The study of geomagnetism has been documented as far back as 1722 (Graham) with increased interest at the end of the 19th century (Lamb, Schuster, Chapman, and Price). The Magnetotelluric Method was first introduced in the 1950's (Cagniard and Tikhonov), and, at its core, is simply a regression problem. The result of this method is a transfer function estimate which describes the earth's response to magnetic field variations. This estimate can then be used to infer the earth's subsurface structure; useful for applications such as natural resource exploration.
The statistical problem of estimating a transfer function between geomagnetic and induced current measurements has evolved since the 1950's due to a variety of problems: non-stationarity, outliers, and violation of Gaussian assumptions. To address some of these issues, robust regression methods (Chave and Thomson, 2004) and the remote reference method (Gambel, 1979) have been proposed. The current method provides reasonable estimates, but requires a large amount of data.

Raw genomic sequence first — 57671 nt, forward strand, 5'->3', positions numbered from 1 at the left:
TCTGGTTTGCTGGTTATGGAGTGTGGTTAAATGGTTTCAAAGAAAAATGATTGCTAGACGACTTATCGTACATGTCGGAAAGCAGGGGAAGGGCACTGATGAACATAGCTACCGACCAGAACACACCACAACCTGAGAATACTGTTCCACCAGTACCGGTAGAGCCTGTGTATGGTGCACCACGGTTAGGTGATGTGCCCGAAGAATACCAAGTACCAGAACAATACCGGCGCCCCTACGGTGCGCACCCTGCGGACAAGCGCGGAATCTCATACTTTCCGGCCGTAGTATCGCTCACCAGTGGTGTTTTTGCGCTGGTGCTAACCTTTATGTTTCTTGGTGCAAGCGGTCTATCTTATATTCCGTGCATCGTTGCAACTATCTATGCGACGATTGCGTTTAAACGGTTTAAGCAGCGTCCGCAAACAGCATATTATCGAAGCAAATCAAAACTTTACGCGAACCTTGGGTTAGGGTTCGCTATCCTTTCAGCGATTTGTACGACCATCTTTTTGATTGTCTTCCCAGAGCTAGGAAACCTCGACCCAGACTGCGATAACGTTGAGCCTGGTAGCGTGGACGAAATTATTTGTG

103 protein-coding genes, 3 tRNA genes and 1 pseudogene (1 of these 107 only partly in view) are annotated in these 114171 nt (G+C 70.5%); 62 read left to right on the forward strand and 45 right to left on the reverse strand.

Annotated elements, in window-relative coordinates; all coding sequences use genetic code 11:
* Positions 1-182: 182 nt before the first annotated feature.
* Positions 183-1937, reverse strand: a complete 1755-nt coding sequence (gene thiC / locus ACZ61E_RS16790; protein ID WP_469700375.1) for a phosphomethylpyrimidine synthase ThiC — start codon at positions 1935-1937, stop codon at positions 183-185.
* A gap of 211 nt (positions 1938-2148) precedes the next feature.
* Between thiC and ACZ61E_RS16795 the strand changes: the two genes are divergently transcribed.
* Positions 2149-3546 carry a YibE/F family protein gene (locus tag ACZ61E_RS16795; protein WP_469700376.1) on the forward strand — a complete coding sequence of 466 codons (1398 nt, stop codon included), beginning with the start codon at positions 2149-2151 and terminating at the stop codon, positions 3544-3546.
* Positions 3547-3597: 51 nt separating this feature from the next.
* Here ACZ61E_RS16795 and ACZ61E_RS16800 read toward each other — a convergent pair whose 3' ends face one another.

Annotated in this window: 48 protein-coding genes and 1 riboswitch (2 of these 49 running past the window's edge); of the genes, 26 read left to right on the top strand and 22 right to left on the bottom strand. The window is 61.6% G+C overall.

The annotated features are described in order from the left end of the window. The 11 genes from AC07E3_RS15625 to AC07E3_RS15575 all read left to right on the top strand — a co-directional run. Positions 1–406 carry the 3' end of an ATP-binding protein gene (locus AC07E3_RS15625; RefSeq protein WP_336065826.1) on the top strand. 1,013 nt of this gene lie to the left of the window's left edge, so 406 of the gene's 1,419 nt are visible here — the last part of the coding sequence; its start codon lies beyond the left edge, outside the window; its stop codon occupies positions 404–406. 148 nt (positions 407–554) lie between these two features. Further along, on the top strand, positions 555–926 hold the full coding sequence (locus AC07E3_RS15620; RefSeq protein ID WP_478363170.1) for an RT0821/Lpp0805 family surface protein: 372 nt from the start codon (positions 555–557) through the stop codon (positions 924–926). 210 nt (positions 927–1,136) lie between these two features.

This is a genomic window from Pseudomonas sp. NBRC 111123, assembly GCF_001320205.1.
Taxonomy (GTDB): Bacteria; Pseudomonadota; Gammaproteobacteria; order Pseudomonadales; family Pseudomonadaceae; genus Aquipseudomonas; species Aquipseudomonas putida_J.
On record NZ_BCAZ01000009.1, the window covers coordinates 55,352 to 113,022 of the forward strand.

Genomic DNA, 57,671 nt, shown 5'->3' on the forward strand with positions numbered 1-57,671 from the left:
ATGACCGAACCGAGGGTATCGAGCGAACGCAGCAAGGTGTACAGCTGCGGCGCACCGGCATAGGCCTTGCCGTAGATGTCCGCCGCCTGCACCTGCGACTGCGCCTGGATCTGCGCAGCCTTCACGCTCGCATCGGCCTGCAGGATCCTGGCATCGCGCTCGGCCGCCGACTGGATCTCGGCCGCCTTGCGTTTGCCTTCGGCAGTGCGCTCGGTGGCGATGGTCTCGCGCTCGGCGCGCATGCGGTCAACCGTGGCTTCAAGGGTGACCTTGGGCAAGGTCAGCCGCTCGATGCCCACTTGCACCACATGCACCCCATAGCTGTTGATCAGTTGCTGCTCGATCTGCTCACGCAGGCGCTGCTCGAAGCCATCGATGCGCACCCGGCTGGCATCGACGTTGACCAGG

An examination of the correlation between geomagnetic and induced current measurements shows strong correlation between these series at offset frequencies such as one cycle per day. The current method does not incorporate this correlation information. This talk will discuss the results of incorporating this high correlation offset frequency information into the statistical model.